Sex abuse summit is catch-up time for much of the world


Catholic Register, 22 February 2019

It is déjà vu all over again for Canadian bishops who travelled to Rome for the Vatican’s meeting on the protection of minors in the Church.

The sexual abuse “summit” that Pope Francis convoked Feb. 21-24 in Rome, involving the presidents of more than a hundred national bishops’ conferences, was expected to garner more media attention than any Vatican event since the last conclave. But it will all be old news for Canadians.

That’s because the summit meeting will have little to offer countries like Canada which have already been dealing with the problem of priestly sexual sins and crimes for decades. The underwhelming agenda for the summit is aimed at helping other countries catch up to Canada. Actually, it really means to help countries catch up to where the Vatican said they should be eight years ago.

An attentive world expects something more than back to the future, so the coverage of the summit will be — understandably — seen as a failed initiative, to be added to a growing list of failed initiatives on sexual abuse launched by Pope Francis.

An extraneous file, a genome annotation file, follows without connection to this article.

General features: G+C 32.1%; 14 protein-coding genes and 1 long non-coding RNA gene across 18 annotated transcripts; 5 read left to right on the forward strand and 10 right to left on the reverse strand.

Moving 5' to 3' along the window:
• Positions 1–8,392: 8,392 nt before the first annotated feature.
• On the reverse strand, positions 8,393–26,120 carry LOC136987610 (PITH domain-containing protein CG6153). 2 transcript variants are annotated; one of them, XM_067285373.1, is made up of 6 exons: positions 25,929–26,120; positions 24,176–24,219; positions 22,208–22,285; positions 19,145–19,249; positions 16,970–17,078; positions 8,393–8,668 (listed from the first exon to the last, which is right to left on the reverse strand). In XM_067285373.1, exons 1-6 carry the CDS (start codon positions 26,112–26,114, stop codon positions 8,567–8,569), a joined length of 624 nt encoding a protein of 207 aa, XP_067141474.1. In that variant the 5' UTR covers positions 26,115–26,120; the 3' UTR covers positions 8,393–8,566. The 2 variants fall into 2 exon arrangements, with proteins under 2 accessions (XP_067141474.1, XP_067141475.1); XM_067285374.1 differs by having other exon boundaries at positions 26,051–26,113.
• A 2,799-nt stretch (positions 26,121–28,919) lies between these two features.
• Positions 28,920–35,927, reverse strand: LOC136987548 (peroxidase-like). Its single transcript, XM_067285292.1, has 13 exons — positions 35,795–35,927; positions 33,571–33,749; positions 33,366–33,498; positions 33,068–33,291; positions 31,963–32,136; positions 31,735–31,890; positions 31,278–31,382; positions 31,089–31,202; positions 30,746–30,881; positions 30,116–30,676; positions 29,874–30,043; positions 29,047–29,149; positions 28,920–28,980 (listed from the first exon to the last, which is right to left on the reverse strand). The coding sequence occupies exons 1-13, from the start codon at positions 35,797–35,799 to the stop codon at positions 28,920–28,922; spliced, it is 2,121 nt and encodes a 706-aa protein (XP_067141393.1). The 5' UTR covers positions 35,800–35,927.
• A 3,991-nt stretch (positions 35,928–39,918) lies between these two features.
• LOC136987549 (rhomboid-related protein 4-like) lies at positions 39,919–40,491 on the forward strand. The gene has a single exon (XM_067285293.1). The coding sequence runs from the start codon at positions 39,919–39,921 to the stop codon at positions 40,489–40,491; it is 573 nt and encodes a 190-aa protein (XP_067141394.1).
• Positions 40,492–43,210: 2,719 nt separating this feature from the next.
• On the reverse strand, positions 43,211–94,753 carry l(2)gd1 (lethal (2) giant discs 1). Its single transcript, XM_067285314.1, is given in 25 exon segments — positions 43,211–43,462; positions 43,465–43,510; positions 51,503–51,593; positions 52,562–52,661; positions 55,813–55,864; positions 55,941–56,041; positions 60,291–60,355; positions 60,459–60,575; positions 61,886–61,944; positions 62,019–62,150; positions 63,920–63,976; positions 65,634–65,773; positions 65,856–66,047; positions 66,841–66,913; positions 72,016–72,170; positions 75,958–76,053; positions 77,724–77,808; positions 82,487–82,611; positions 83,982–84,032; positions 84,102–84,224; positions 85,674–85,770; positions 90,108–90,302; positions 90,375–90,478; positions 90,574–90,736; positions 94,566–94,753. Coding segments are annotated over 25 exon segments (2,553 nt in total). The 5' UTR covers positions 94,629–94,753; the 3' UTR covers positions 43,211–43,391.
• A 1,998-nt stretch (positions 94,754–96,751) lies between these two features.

The Holy Father knows that, and so took a remarkably direct approach on his return from World Youth Day in Panama, telling journalists on board the papal flight that he wanted to “deflate” expectations. In communications strategy it doesn’t get more direct than that.

“Let me say that I’ve sensed somewhat inflated expectations,” he told the journalists. “We have to deflate the expectations to these three points, because the problem of abuse will continue. It’s a human problem.”

The “three points” are: a) to help bishops understand the pain sexual abuse inflicts upon victims; b) to teach them how to properly investigate reported cases; and c) to develop protocols for the entire Church to use in any alleged instance of abuse.

Canada’s bishops have been on that path since 1992, when it was the first national bishops’ conference to issue a report on sexual abuse. The report, From Pain to Hope, put in place the first national guidelines for dealing with allegations and protocols for prevention.

Continue reading at the Catholic Register: